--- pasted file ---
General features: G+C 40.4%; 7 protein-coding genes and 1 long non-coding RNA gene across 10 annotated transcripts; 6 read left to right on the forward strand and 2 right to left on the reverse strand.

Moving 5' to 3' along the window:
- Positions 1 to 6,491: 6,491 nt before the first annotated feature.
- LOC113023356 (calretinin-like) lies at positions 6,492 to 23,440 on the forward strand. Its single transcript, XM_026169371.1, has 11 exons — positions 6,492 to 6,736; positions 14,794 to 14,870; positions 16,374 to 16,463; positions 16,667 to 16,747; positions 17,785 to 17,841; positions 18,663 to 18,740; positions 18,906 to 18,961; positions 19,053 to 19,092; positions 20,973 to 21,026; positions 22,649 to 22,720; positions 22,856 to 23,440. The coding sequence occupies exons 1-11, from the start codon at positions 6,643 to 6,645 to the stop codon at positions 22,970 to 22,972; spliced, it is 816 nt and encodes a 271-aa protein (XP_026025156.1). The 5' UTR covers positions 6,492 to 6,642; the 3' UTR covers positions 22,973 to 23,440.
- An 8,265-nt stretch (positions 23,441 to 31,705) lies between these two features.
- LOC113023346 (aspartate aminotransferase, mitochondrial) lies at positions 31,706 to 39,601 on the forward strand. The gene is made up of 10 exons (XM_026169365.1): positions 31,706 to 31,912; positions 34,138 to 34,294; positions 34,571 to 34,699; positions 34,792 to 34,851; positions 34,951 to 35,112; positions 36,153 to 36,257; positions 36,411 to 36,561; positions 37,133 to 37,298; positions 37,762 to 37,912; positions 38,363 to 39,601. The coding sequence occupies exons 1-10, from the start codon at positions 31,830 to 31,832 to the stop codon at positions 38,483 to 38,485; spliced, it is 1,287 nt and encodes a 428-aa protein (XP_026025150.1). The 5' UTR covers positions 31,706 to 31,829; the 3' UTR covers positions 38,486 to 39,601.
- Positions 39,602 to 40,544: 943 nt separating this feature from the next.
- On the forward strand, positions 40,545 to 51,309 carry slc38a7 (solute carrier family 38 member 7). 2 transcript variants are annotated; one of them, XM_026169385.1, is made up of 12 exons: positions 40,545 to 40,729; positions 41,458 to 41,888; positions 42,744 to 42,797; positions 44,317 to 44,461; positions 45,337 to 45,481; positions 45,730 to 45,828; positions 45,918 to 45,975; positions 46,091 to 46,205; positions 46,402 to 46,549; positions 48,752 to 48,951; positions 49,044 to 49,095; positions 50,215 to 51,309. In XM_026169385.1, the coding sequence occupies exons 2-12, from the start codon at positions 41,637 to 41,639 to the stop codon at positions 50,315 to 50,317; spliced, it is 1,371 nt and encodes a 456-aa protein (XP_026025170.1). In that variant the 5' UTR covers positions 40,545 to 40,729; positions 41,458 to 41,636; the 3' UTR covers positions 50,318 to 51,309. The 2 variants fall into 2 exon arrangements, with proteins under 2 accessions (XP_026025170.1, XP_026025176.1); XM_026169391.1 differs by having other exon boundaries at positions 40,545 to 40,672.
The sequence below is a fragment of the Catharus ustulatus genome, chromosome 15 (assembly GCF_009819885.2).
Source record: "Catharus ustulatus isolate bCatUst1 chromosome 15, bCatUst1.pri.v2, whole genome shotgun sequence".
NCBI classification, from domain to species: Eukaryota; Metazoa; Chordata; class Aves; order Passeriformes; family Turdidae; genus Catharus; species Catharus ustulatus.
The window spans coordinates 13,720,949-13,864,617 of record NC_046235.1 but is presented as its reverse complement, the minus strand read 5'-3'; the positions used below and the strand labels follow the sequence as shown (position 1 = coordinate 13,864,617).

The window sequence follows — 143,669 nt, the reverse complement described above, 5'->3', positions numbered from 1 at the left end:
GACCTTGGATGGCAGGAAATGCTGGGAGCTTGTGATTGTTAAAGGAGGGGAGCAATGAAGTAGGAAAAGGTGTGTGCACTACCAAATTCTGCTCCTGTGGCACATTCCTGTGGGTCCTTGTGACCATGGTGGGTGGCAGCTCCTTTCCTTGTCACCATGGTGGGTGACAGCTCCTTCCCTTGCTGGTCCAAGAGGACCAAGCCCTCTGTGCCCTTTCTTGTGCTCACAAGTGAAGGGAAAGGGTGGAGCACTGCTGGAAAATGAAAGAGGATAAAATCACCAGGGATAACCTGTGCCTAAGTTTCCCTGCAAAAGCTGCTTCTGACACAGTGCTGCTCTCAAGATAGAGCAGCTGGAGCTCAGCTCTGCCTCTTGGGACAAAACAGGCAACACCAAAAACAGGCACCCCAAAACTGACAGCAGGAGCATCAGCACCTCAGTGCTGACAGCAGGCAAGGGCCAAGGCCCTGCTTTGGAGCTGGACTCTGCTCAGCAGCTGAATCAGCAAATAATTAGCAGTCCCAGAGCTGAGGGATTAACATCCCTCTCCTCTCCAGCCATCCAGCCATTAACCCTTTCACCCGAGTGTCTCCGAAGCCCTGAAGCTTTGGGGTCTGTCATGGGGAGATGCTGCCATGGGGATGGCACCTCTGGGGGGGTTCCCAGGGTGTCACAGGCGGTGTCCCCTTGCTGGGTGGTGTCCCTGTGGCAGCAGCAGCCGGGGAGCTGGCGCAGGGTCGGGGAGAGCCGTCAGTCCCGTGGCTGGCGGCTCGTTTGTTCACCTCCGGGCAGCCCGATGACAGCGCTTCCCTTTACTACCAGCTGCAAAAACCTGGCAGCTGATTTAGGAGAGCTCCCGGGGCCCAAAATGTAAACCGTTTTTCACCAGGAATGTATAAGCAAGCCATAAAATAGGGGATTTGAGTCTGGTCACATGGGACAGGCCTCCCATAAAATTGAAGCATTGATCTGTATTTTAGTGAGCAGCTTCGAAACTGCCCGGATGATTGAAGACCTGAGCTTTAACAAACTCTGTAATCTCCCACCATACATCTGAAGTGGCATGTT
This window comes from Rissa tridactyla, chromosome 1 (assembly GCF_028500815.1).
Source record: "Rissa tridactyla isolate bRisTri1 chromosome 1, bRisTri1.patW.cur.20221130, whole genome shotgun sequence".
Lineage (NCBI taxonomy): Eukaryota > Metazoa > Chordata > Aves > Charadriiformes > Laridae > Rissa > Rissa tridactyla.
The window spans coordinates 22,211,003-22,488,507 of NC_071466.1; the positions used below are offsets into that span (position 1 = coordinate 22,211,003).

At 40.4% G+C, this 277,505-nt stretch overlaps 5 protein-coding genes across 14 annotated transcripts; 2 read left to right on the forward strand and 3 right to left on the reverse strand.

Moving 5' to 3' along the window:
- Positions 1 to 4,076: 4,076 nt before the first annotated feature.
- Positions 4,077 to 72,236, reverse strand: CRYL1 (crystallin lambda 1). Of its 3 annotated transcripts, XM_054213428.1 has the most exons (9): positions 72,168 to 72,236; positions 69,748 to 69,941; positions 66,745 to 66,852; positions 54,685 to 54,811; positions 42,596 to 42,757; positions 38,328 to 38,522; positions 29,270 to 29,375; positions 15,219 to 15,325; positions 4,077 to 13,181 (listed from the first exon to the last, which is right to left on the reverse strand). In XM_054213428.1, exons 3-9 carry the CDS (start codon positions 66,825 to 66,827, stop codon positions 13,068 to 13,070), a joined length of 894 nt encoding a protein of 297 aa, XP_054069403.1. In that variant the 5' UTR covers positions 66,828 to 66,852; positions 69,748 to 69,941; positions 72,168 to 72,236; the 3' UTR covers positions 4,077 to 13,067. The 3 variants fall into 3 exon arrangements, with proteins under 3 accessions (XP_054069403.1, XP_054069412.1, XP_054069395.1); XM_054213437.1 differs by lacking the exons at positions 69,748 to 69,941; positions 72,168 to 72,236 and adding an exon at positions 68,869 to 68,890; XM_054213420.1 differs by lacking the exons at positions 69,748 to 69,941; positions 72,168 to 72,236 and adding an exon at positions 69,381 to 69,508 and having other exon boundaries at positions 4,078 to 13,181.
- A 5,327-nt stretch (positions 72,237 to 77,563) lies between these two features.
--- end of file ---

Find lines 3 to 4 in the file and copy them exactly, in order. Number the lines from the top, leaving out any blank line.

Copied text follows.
- Positions 1 to 6,491: 6,491 nt before the first annotated feature.
- LOC113023356 (calretinin-like) lies at positions 6,492 to 23,440 on the forward strand. Its single transcript, XM_026169371.1, has 11 exons — positions 6,492 to 6,736; positions 14,794 to 14,870; positions 16,374 to 16,463; positions 16,667 to 16,747; positions 17,785 to 17,841; positions 18,663 to 18,740; positions 18,906 to 18,961; positions 19,053 to 19,092; positions 20,973 to 21,026; positions 22,649 to 22,720; positions 22,856 to 23,440. The coding sequence occupies exons 1-11, from the start codon at positions 6,643 to 6,645 to the stop codon at positions 22,970 to 22,972; spliced, it is 816 nt and encodes a 271-aa protein (XP_026025156.1). The 5' UTR covers positions 6,492 to 6,642; the 3' UTR covers positions 22,973 to 23,440.